The pattern continued with romantic partners throughout my adult life in various ways. When I would later share the scenarios with people I trust and love, they would always say, "But you didn't do anything wrong! You made the right decision."
Even after I recognized this pattern, I subtly put myself in positions where I was made to feel shameful (with the mask of being open and honest) even with choices I believed were with good intentions (but unconsciously were probably some self sabotage) and would defend them. To the outer world I would say, "I didn't do anything wrong!" but secretly I allowed myself to feel the shame and pain because that was what felt normal. This would lead to a spiral downward of emotions that led to the fear of rejection and I would push the person away before he could. (sound familiar for anyone out there??)
Then I remembered the Native American proverb (again) the one that I shared last year, about the wolf you feed. I needed to feed the wolf of love, compassion, and forgiveness.
It has been a really interesting summer of reflection while being even more honest and vulnerable with myself and with others. These past few months I have taken a lot of time being alone to look deep within. I am learning how to shed away the years of shame, fears, and anger through my own self dis-covering and healing. I wake up every day with a fresh perspective and ask, what do I need to do for myself today so that I can be my most authentic self in a way that will sustain a reciprocal love within all of my relationships so I don't perpetuate shame?
I want to be in a healthy romantic relationship and now I understand how I need to practice self-love and acceptance of all of me within it. By doing this practice, the thoughts and feelings of shame will no longer be reflected back at me in relationships.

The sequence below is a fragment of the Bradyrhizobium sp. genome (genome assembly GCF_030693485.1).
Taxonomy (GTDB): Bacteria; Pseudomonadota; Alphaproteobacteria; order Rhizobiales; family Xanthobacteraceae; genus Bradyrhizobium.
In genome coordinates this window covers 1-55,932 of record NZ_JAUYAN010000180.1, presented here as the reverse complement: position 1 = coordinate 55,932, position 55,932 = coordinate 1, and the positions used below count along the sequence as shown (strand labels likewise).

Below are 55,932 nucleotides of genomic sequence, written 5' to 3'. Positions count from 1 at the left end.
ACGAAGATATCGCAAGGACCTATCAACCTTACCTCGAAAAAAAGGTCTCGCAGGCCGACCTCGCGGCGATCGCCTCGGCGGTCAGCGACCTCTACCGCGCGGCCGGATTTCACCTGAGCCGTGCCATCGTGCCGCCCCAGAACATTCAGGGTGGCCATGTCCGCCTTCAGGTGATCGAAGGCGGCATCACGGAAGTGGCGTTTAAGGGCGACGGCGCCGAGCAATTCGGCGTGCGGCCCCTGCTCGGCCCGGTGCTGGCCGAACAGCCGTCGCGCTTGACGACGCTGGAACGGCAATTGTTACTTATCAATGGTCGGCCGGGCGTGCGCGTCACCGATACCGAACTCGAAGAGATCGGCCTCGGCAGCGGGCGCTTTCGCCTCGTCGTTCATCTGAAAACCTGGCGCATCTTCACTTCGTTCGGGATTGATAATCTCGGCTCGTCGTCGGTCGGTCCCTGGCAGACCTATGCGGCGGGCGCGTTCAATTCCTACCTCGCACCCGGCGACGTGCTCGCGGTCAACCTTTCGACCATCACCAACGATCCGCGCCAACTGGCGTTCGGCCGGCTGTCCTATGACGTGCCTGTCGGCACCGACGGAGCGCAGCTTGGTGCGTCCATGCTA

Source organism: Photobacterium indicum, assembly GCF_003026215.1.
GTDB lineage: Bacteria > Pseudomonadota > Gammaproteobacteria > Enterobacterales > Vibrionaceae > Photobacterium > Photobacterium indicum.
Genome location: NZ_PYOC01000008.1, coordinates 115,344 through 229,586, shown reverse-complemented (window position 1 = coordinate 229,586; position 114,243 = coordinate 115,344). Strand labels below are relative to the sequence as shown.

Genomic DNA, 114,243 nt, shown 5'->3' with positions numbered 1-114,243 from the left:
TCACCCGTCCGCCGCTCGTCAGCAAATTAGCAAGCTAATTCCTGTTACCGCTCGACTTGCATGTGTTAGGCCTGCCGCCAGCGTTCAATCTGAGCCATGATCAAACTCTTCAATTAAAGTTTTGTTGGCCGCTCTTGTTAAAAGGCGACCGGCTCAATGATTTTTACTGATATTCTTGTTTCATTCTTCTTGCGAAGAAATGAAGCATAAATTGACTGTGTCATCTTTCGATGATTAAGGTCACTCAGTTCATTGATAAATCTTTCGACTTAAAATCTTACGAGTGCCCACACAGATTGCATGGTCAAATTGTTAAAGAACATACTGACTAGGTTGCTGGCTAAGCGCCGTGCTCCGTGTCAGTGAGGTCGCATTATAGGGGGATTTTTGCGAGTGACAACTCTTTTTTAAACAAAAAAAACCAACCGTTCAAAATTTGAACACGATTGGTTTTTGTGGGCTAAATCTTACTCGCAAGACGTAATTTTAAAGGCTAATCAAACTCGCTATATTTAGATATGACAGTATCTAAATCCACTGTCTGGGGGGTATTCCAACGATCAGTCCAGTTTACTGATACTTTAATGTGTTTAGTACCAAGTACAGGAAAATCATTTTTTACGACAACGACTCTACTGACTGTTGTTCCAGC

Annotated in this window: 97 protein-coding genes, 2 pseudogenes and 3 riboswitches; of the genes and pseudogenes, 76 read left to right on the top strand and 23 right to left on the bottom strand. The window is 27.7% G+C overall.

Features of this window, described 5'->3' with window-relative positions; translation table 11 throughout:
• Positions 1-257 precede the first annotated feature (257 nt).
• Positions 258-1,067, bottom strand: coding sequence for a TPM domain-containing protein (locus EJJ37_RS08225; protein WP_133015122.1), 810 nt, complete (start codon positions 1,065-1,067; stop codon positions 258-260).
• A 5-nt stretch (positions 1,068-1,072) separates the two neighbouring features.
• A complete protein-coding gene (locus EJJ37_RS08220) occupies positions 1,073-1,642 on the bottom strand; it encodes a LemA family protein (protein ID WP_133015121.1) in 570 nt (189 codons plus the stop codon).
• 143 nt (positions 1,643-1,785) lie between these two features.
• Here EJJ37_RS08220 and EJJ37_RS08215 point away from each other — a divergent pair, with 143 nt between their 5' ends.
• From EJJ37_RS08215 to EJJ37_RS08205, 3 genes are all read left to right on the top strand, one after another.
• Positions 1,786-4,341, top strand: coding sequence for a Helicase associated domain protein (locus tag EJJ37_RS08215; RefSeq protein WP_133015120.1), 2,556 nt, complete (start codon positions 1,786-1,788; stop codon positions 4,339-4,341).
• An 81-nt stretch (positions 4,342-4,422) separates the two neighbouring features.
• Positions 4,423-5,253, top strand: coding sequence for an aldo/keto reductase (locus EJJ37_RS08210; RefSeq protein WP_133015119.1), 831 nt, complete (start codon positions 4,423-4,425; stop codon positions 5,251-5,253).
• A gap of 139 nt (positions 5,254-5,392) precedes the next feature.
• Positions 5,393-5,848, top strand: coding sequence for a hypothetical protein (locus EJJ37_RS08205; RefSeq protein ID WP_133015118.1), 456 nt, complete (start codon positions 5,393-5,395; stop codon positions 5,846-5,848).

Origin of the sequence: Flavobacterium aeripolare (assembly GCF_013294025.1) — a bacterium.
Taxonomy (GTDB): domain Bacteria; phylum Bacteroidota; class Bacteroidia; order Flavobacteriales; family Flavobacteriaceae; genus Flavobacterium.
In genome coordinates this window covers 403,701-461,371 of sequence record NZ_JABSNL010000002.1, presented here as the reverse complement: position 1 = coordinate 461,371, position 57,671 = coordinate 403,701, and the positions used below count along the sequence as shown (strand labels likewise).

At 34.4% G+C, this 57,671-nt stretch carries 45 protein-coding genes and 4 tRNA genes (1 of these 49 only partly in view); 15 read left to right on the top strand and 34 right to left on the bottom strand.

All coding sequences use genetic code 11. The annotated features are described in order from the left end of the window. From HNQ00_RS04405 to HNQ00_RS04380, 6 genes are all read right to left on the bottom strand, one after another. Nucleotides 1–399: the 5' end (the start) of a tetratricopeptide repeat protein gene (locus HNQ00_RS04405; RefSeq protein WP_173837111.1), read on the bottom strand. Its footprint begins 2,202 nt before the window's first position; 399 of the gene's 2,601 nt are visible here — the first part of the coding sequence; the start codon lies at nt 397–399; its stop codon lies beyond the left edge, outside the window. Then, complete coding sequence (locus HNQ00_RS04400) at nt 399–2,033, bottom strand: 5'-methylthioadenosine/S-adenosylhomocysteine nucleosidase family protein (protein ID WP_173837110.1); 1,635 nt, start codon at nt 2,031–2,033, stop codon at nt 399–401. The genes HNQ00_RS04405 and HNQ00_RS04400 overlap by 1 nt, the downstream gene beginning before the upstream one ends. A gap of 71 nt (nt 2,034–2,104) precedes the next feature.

In recent years, I have come to realize that everyone is your mirror. Whatever they are making you feel is actually coming from within yourself. This is why you it is necessary to find the courage to understand the relationship within yourself first. If you don't, then blame, anger, resentment, fears towards the other will always show up again and again and you will never fully understand that what they are actually reflecting back at you, is the shadow side of YOU!
And it goes in all directions bouncing off each other. The beauty you see in them, also lies within yourself while you reflect back at them all their light and shadows too. It continues to ping pong back and forth.
When I was younger, I used to sit in my bathroom with a mirror in front of me and a mirror behind me. I would try to see all the versions of myself from all the angles as they replicated endless images of me, like in a fun house. Our partners can be that too, they show us all the possible versions of ourselves.
This is not only true of your most intimate relationships but also your foes. What you see in them that stirs something inside of you, is actually inside of you! What are you afraid to look at? What are they unconsciously asking you to look at? What wolf do you choose to feed when they challenge you?
My hope for you is that from sharing about my space in between I have be able to shed some light on how negative patterns might be lurking in the dark corners for you too. Look deep into the eyes of someone you love and see what they reflect back at you. Invite them into the space and flow with them. See what they have to teach you...trust that they want to free you...